This single-CD reissue pairs two blaxploitation soundtracks by different artists: 1975's Cornbread, Earl and Me, composed by Donald Byrd and performed by the Blackbyrds, and 1973's The Dynamite Brothers, composed and performed by Charles Earland. Cornbread, Earl and Me, which featured the movie debut of Larry Fishburne, is serviceable, routine soul-jazz background film music, varying between funk-jazz-rock vamps (such as the Sly Stone-styled instrumental workout "The One-Eye Two-Step"), snazzy jazzy bits for action scenes, and sentimental orchestrated interludes. There are also occasional vocal numbers in a pedestrian mid-'70s soul-jazz-rock mode, such as "The Cornbread Theme."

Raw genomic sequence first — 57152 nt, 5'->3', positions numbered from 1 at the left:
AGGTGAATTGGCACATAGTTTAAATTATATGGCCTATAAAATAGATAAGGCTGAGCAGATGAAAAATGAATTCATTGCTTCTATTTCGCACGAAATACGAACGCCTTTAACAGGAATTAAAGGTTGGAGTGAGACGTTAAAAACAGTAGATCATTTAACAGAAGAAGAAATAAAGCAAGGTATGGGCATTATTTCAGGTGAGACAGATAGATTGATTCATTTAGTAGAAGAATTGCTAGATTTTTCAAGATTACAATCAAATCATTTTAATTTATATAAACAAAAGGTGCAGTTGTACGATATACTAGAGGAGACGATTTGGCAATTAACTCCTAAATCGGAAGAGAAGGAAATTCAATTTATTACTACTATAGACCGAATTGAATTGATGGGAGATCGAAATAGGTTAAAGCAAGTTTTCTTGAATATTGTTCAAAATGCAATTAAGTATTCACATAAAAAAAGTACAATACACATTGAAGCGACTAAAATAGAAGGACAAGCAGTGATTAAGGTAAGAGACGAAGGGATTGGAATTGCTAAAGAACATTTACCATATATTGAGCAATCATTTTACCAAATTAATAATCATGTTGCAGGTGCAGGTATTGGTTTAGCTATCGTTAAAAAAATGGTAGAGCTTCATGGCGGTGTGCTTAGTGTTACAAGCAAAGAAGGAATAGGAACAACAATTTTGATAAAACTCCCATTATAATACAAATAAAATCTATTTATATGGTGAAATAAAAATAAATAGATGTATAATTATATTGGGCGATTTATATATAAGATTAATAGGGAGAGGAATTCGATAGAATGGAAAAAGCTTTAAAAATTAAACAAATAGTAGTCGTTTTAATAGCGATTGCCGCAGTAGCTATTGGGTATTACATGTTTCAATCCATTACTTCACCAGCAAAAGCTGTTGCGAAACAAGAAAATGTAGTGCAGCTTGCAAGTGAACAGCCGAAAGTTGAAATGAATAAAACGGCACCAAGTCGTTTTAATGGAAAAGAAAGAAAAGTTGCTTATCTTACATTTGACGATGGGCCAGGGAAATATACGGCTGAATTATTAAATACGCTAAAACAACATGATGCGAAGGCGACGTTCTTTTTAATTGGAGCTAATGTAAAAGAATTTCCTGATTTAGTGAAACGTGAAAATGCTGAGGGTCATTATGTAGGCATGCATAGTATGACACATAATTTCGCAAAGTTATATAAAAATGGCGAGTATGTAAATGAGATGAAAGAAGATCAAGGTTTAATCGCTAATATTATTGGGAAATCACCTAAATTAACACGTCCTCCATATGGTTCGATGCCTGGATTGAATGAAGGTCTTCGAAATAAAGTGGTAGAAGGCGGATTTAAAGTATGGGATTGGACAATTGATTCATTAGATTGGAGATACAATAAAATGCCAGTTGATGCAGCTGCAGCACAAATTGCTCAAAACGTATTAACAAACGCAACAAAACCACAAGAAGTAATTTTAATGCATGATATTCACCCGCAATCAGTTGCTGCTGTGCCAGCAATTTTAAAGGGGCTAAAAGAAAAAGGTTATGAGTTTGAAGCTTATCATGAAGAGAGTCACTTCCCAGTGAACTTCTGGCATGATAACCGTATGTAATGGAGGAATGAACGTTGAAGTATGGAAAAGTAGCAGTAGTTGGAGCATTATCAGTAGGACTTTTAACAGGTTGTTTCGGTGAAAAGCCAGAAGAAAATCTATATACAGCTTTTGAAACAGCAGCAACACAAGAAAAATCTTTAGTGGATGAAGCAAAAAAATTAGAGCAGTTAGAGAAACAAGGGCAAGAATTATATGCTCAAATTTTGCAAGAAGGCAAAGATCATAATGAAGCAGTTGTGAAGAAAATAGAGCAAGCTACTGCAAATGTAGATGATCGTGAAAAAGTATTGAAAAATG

Twenty-one years ago, June Tabor and Oysterband got together to record what is now recognised as an English folk-rock classic. It wasn't exclusively a folk album, though there were some traditional tracks, but rather an eclectic, powerful reworking of anything from Lou Reed to Shane McGowan. Now, at long last, comes the followup that so many of us have been asking for, and it's no disappointment. The energy is still there, along with the desire to startle and experiment, but so is a new maturity and emotional depth, and even greater variety. The traditional songs include Bonnie Bunch of Roses, in which the stomping backing is never allowed to overshadow Tabor's no-nonsense storytelling; then there's a glorious melodeon and fiddle-backed treatment of Fountains Flowing, that song of parting and grief, and there's delicate, unaccompanied vocal harmony singing on the Scottish lament (When I Was No But) Sweet Sixteen. The contemporary songs range from a fiddle-backed stomp through Dylan's Seven Curses, through to a thoughtful, gutsy reworking of PJ Harvey's That Was My Veil, and a pained, acoustic version of Joy Division's Love Will Tear Us Apart.